Thursday, 28 October 2010

Suggestions for Work/life Professionals

by WFC Resources

Jobs Vacancy, Employment, Job Vacancies

This tip comes to us from Arlene Johnson, vice president of WFD Consulting. It caught our eye when it was first published in the January issue of Work/Life Today, and Arlene and Sharon O'Malley have given us permission to republish it.

Work/life professionals might consider making four New Year’s resolutions for 2006:

1. Spend less energy on making the “business case” for your efforts and more on clarifying how work/life meets the needs of the people in your organization. Don’t get me wrong; I’m not saying you shouldn’t make it clear how work/life connects with organizational priorities and goals. We certainly need to let everyone know about the value that work/life efforts bring to the business. But the “business case” has morphed into both a defense of work/life programs and a way to talk people into adopting them. Neither is the most effective way to make work/life a part of an organization’s culture.

Take a step back. Instead of pushing programs on your organization because you can produce numbers that prove they would enhance productivity or cut turnover, listen to employees and managers to learn what kind of work/life help they need. The real business value of a work/life perspective is its ability to address people issues that matter to the business. Spend 2006 starting conversations with the question: “What is important to you?”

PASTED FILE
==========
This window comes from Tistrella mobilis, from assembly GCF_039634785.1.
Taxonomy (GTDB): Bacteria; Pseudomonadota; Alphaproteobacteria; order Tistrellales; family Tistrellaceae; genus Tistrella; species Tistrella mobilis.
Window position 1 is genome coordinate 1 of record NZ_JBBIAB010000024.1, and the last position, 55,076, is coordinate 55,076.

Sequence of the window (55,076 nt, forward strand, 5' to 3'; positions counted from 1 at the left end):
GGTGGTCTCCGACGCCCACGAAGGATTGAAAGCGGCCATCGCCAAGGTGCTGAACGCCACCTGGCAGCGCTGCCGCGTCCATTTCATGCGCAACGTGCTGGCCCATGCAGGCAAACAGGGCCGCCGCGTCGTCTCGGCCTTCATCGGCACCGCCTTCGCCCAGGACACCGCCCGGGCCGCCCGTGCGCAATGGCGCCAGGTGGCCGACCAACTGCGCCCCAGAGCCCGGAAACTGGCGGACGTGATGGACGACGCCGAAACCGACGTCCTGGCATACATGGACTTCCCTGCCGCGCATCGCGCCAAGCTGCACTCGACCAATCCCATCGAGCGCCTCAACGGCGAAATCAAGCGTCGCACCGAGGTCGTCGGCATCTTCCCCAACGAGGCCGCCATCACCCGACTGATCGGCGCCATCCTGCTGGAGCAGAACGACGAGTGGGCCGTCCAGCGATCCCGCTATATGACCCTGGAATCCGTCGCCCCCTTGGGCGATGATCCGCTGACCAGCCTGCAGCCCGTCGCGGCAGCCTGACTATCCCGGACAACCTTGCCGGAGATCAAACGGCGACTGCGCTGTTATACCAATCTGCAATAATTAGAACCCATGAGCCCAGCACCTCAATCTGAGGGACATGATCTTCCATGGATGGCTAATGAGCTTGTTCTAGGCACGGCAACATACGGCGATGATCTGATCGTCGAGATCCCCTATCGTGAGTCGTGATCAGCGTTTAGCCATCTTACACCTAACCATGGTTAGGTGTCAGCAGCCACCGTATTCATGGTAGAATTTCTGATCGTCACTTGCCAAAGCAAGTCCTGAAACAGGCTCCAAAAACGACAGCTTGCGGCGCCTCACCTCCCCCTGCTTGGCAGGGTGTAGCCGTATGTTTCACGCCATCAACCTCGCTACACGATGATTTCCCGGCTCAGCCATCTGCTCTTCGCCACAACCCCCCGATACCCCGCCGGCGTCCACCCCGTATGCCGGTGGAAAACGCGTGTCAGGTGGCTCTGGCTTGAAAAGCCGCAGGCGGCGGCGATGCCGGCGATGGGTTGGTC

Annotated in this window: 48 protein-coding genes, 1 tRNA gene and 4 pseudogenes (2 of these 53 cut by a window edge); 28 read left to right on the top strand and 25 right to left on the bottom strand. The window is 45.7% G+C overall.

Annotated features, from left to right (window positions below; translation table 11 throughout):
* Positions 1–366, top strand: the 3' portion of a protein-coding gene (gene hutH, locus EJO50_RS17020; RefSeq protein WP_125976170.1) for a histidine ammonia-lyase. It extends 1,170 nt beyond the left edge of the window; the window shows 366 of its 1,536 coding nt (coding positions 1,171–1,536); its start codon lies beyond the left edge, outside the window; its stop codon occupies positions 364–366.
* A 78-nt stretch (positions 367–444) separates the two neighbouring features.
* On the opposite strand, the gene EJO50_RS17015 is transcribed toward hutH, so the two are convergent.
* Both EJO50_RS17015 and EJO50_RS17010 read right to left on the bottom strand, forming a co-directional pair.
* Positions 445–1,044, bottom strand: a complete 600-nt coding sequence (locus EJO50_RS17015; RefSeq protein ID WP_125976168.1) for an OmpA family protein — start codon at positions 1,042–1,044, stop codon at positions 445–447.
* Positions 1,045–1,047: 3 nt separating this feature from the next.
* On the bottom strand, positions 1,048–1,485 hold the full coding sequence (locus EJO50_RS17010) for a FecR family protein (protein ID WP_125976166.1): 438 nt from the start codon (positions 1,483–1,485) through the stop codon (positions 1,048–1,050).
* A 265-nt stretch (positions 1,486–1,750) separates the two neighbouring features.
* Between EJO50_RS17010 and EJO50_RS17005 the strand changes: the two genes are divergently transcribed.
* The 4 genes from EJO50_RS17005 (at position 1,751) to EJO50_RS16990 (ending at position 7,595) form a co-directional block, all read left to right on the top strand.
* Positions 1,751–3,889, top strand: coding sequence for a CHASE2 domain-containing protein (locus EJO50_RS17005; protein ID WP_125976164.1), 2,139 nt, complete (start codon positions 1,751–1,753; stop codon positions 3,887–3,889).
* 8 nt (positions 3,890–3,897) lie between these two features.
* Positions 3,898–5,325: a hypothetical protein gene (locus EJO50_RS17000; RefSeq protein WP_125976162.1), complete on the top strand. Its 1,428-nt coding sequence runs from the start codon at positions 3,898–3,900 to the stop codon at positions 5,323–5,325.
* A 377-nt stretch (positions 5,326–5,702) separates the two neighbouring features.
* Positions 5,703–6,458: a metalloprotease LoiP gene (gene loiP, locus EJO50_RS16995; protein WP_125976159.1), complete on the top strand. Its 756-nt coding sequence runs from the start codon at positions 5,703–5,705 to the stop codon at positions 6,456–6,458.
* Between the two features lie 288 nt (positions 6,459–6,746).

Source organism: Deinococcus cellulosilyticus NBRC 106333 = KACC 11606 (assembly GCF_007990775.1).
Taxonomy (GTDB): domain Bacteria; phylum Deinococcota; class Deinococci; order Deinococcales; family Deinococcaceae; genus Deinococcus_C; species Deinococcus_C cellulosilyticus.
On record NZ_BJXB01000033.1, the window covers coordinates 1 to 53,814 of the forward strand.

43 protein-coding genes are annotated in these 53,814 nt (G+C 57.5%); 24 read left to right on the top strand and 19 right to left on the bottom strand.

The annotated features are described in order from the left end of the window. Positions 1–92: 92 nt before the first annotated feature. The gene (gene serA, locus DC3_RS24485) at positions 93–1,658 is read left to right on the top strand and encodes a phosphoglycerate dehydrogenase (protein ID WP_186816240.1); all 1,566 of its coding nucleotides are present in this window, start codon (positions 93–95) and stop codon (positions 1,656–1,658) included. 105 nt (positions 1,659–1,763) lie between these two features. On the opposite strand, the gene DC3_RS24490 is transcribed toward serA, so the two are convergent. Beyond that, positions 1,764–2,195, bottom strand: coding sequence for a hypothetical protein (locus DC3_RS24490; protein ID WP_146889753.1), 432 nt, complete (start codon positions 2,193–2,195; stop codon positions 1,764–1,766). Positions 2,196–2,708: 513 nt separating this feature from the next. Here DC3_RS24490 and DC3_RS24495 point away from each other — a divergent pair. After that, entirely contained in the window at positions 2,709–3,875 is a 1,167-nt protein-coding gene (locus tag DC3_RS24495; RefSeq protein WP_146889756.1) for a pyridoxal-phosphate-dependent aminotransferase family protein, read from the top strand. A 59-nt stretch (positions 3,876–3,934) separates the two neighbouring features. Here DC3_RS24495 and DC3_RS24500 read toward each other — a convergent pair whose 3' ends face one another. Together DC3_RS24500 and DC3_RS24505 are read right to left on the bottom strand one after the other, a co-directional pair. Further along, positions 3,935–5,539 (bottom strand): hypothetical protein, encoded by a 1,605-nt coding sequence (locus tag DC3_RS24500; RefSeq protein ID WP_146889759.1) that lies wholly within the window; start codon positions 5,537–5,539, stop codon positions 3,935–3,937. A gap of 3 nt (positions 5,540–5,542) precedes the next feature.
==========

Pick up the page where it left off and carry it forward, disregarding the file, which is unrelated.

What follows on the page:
2.View managers as a primary customer of work/life services, not as a barrier to their adoption. We all know that if managers don’t support flexibility, there will be no flexibility. What we overlook is a primary reason why they often don’t support it: They don’t feel supported themselves. Managers need flexibility, too. They need support in managing the personal demands on their time with the incredible pressure of supervising people of all skill levels, meeting quotas and keeping production steady.

You know the best source of referrals for your company’s products and services is a happy customer. Likewise, managers who experience support for their own work/life effectiveness are more likely to see its value and to be champions of your cause.

3. Make work load your organization’s No. 1 work/life issue. Let managers know that one-third of all employees feel overworked, and that overwork causes stress, burnout and turnover. Then do something about it. Help managers identify and rid their staffs of low-value work so employees can spend less time on unimportant tasks.

Give managers tools for building team resilience or bring in trainers who can help teams and individuals cope with heavy work loads and burn out. Elevate work load issues to the top of your work/life agenda for 2006 so senior leaders in your organization will address them and find ways to solve them.

4. Develop one unlikely partnership. It has become common for work/life advocates to work with human resource and diversity experts toward shared goals. In 2006, make a point of teaming up with people elsewhere in your organization: line management, compensation, training or marketing, for example. The more you expose others to the problem-solving power of work/life benefits, the broader your organization’s understanding and acceptance of those benefits will become.

In return, you might learn something about how to market your programs internally or how to engage business managers in employing flex-time or telework. Partnerships increase the impact of work/life advocates. Any time you can integrate work/life concepts into the work of your organization, you advance your goal of making employees and the business more effective.


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